The Remorse of Butehamun

The “false lid” of Butehamun’s inner coffin, C 2237/3, Egyptian Museum in Turin, Photo: George Wood

The question raised by Ostracon Louvre 698 is why was the letter written to a coffin? Does this indicate that the coffin, the vehicle that took a dead person to the afterlife, was particularly important to Butehamun? If so, does Butehamun’s own coffin reveal anything about his feelings about the afterlife, or about the reburial project he led?

Butehamun’s son Ankhefenamun bears the title of “royal scribe” in the year 16 of Smendes (around 1050 BC), by which time Butehamun may have died. The last record of Butehamun is in TT 291, the tomb of Nu and Butehamun’s relative Nakhtmin. While nothing of Butehamun (nor anyone else, except a stela of Nakhtmin) was left to find in this tomb, the wall in a chapel bears the graffiti:

‘Ankhefenamun, son of Butehamun’.


‘Thine is the West, ready for thee, all blessed ones are hidden in it, sinners do not enter or any unjust. The scribe Butehamun has landed at it after an old age, his body being sound and intact. Made by the scribe of the tomb Ankhefenamun.’

This might indicate that Butehamun was buried in what would have been the family tomb, presumably emptied by Drovetti or those who worked with him. The Egyptian Museum in Turin lists the provenance of Butehamun’s coffins and other grave goods in their galleries as TT 291, and “Drovetti Collection”.

Interestingly, Butehamun seems to have rejected one coffin in favor of another. His first coffin, never used, was found by Drovetti and Salt’s contemporary Giovanni Belzoni, and is in the Musées royaux d’art et d’histoire in Brussels.

The coffins that Butehamun did use, and some of his grave goods, are on display at the Egyptian Museum in Turin. An early example of a yellow coffin, what makes it exceptional are two of the registers at the lower right, where Butehamun is shown burning incense before Amenhotep I, his mother Ahmose-Nefertari, his sisters Ahmose-Sitamun and Ahmose-Meryatamun, and their relatives from earlier generations Queen Ahhotep and Prince Ahmose-Sapair. All of them were objects of the Reburial Project, and their mummies (or coffin in the case of Queen Ahhotep) all ultimately ended up in the great Royal Cache TT 320.

Butehamun worshipping royals

Butehamun worshipping royals on his coffin lid, C 2236/1, Egyptian Museum in Turin, Photo: George Wood

It is highly unusual, if not unique, for 21st Dynasty coffins to portray images of anyone other than deities. While Amenhotep and Ahmose-Nefertari did have that status, as the patron gods of Deir el-Medina (and portrayed as such on the columns of Butehamun’s house in Medinet Habu), the others did not. But Butehamun seems to have been involved in the removal, rewrapping, and plundering of their mummies.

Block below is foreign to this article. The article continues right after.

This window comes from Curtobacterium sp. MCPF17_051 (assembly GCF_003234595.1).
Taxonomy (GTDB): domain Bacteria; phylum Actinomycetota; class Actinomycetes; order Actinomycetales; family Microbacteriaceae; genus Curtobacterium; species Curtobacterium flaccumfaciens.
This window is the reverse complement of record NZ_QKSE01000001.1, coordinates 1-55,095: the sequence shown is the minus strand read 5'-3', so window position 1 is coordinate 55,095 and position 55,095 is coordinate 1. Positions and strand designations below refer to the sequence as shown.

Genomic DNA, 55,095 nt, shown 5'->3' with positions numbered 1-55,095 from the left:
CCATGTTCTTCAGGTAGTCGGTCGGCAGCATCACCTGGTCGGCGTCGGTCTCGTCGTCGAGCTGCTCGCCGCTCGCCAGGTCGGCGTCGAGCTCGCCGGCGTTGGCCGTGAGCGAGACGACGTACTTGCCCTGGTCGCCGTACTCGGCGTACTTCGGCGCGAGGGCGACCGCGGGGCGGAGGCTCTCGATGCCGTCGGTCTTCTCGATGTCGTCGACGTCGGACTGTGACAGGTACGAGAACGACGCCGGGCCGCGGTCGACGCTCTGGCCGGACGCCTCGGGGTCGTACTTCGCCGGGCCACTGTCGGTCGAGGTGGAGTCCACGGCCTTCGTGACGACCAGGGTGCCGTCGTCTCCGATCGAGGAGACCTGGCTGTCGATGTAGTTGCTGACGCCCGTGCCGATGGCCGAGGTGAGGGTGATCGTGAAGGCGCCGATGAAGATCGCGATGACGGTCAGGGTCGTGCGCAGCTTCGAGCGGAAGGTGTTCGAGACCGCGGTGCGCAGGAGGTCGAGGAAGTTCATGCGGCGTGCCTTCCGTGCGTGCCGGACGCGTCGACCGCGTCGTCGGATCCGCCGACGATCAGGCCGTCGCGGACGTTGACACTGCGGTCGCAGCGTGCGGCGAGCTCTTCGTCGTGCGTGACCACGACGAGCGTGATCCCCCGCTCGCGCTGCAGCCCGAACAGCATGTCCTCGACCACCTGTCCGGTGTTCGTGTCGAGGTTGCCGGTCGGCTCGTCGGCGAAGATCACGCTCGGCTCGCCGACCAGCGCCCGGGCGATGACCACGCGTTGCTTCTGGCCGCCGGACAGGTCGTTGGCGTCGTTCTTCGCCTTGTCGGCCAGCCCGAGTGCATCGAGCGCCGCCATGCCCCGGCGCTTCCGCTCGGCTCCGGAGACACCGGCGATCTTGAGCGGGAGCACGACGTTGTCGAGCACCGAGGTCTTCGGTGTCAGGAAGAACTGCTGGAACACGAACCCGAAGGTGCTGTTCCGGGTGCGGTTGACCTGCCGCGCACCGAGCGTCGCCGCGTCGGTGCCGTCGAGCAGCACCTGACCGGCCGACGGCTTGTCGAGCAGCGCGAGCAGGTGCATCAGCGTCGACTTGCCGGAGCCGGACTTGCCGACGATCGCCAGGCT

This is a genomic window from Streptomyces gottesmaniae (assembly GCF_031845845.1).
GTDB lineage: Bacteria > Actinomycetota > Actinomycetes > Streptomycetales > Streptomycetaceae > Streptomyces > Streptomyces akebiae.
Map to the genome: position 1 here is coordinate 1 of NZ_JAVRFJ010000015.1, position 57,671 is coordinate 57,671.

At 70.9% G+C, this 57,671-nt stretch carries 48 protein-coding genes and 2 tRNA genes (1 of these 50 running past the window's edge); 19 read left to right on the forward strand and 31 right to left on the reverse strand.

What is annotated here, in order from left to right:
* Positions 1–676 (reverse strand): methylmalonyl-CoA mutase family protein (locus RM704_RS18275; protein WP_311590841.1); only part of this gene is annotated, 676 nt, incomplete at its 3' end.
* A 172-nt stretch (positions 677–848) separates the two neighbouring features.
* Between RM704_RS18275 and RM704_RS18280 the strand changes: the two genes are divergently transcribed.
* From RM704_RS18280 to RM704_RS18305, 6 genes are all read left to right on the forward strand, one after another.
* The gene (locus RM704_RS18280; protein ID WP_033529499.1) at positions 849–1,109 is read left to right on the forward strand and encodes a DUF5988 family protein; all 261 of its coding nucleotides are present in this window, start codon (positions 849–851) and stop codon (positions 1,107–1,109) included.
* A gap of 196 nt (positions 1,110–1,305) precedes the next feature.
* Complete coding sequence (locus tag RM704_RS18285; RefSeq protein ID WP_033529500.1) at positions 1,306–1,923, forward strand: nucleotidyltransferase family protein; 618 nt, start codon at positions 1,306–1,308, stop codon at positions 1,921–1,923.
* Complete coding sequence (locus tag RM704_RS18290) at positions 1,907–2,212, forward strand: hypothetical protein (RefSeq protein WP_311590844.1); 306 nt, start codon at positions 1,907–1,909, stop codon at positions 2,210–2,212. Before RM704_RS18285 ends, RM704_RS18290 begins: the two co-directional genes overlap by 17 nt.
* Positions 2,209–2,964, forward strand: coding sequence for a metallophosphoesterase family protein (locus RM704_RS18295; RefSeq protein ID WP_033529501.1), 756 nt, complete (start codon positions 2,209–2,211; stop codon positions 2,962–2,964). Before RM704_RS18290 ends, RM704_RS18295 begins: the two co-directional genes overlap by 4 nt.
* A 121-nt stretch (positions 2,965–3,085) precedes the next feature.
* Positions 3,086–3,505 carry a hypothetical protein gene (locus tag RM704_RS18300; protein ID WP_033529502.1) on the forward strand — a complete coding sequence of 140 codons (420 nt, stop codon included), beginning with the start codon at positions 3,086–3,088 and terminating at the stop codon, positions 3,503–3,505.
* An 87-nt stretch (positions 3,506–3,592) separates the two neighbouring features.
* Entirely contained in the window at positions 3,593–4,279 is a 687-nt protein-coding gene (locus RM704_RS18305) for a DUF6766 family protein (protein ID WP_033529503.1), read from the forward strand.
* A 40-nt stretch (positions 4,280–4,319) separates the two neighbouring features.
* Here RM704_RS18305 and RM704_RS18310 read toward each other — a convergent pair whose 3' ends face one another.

So what is going on here, why is Butehamun portraying these images on his all-important coffin?

Among the grave goods of Butehamun at the Turin Museum is a small papyrus containing Chapter 10 of the Book of the Dead, a spell to transform the dead person into an “excellent spirit” before entering the boat of Re, which would have been rolled up and used as an amulet.

The “Magical Papyrus” of Butehamun, Chapter 100 of the Book of the Dead, it would have been folded and worn as an amulet, in the Egyptian Museum in Turin, Photo: George Wood

Did Butehamun doubt the afterlife, or at least the interest of the gods in human affairs, as Ostracon 698 seems to indicate? Or, did the images of the patron deities of Deir el-Medina on the columns of his house and on his coffin lid, and the amulet, reflect strong belief? Was Butehamun just playing safe in case the gods really were there, or did a more pious son place the amulet in his coffin?

“The Ceremony of the Opening of the Mouth”, part of the funeral ritual, inside the inner coffin of Butehamun, Egyptian Museum in Turin, C 2237/3,  Photo: George Wood

Any of these might be reflections that the reburial project had a profound effect on the man who led it. After all, Butehamun, with official sanction, broke into many, many royal tombs, and defiled and robbed the mummies of countless Egyptian kings and other royalty, before he rewrapped them with reverence, carefully labelled them carefully to indicate exactly who they were, and then dumped them into the secret caches in any handy coffin. The lack of apparent retribution might be enough to make anyone doubt the gods. Or it might have led to deep concern and fear for his own afterlife. Unless a new letter from Butehamun appears detailing his thoughts, we can never know what was going on in his mind during and after the project.

Can the unique letter to a coffin and the unprecedented imagery on his own coffin show remorse or anguish for the way Butehamun had treated the royal mummies, perhaps a propiation to the gods and the deceased royals to forestall punishment?

Or, was Butehamun using the coffin imagery to reflect satisfaction with a job well done?

Butehamun’s coffin lid at the Egyptian Museum in Turin, C 2236/2, Photo: George Wood

The Letter to Ikhtay    Further Reading